Welcome to today’s installment of a new Tuesday feature in which I’ll offer some perspective on some of the tools that are out there for living a focused, productive and meaningful life. Today we’ll cover the most basic of tools: the To Do list.
Sometimes I think there are as many To Do list styles as there are people. That’s perfectly fine, because the two most important things about your To Do List are:
- That it exists somewhere outside of your head.
- That it works for you.
If you’ve ever lain awake at night thinking about such captivating subjects as whether you’ve remembered to refill your prescription or when the next oil change is due, then you’re probably with me on the idea that your mind is not a great place to store tasks. It’s already too cluttered in there.
The list style that works for you is a more complicated question for most folks. For me, it depends on what kind of tasks I need to track. If you need to clean up your own task list habits, first ask yourself what your needs really are and write them down. Then start thinking about which tools you might use. Here are a few options.
Whether you’re a GTD fanatic with a pocket-full of index cards, or you just prefer a pen to a keyboard, paper is a pretty simple and flexible option. That said, if your desk at work is covered with Post-it notes of yore, you might consider going high-tech.
Disclaimer: I can only speak to what I have, which is an iPhone. I’m sure there are often Android or other phone equivalents. Feel free to share your favorites in the comments!
There are more iPhone to do lists than I can possibly list here, so I’ll just touch on a couple of them. First off, there is the native Reminders app, which is actually great. You can set it to remind you at a time or in a place if you have location settings on, and even prioritize items or snooze reminders if necessary. You can keep different lists, and notes about each item.
Another one I really like for really simple lists is an app called Clear. Its name is as simple as its interface. The low-fi interface makes it great for shopping lists and quick-and-dirty lists of any kind. Prioritization is really just the order of list items, but also happens in as higher items get closer to red than yellow. There are also some very satisfying little animations for crossing things off, adding new items or moving between lists. It’s definitely worth a try.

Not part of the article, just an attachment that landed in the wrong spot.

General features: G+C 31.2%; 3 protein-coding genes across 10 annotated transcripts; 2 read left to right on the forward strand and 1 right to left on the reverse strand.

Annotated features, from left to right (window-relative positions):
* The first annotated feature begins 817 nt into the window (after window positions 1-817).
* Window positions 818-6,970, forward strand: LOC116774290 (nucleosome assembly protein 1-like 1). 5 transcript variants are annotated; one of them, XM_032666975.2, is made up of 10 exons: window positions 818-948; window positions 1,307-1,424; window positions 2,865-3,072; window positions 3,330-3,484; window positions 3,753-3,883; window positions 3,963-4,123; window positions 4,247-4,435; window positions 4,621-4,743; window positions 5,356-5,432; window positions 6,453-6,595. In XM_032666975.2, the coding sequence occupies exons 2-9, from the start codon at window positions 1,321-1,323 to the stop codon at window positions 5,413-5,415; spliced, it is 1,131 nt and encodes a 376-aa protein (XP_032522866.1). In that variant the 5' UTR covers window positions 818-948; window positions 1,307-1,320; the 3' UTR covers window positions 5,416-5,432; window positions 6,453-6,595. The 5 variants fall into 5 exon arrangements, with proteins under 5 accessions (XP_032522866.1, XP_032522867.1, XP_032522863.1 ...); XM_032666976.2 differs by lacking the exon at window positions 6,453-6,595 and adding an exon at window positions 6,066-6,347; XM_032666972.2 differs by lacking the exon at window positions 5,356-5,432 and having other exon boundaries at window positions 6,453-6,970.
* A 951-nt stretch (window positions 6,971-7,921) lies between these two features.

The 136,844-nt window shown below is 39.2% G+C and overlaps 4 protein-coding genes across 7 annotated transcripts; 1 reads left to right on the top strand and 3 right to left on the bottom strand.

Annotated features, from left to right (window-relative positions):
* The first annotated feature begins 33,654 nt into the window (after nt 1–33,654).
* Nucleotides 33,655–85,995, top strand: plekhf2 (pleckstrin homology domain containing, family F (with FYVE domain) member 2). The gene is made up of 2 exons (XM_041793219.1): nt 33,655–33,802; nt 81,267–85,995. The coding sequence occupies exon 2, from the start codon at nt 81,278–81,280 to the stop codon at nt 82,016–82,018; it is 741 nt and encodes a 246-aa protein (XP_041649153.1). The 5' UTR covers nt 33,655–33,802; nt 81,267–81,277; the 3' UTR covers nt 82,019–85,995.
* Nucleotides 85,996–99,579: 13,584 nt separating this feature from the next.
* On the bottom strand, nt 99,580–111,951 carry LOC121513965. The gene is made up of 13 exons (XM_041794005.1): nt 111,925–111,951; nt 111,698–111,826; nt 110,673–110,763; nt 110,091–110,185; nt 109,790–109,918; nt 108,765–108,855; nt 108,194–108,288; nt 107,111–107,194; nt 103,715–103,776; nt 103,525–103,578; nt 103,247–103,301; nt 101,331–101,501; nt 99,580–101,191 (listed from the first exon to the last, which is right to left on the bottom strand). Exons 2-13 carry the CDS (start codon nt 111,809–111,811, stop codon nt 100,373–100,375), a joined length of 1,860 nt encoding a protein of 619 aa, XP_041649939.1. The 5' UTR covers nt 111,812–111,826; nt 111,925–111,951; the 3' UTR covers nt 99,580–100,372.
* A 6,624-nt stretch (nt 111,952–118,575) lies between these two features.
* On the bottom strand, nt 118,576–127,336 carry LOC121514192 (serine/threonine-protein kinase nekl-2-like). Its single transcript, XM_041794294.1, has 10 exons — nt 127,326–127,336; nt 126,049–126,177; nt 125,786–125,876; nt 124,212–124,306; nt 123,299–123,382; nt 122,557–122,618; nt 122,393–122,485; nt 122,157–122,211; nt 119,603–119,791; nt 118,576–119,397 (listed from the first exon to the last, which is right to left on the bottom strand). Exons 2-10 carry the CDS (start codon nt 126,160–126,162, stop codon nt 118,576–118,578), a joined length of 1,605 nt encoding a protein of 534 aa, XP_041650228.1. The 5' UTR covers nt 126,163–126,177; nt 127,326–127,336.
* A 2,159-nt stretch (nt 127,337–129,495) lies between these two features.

Lastly, there’s Thing List. I really like this one as well, though to be honest I never fully adopted it after installing it and using it sporadically. However, if your brain craves basic categorization of your lists, this is the app for you.
Lists on your Computer
Again, there are so very many possibilities to choose from that I’ll just offer a sampling of possibilities. First off is a spreadsheet-based list. If you’re like me, you may want to have control over the fields and views of your to do list for work or larger projects. Over the years, I’ve created a filtered spreadsheet (now based in Google Docs) that suits me very well. I can prioritize, include dates, take notes and generally manage the list just the way I like to. I’ve been using a spreadsheet for my work tasks for a few years now.
If you’d rather use software, I have used and can recommend Things for the Mac. It’s almost a project management app with its many features, and if you use your Mac’s other native productivity software like Mail, it’s very well-integrated.
On the less pricey side, there is the much regaled Wunderlist. I haven’t tried this one, but it gets very good reviews, it has a free option, and is available across platforms.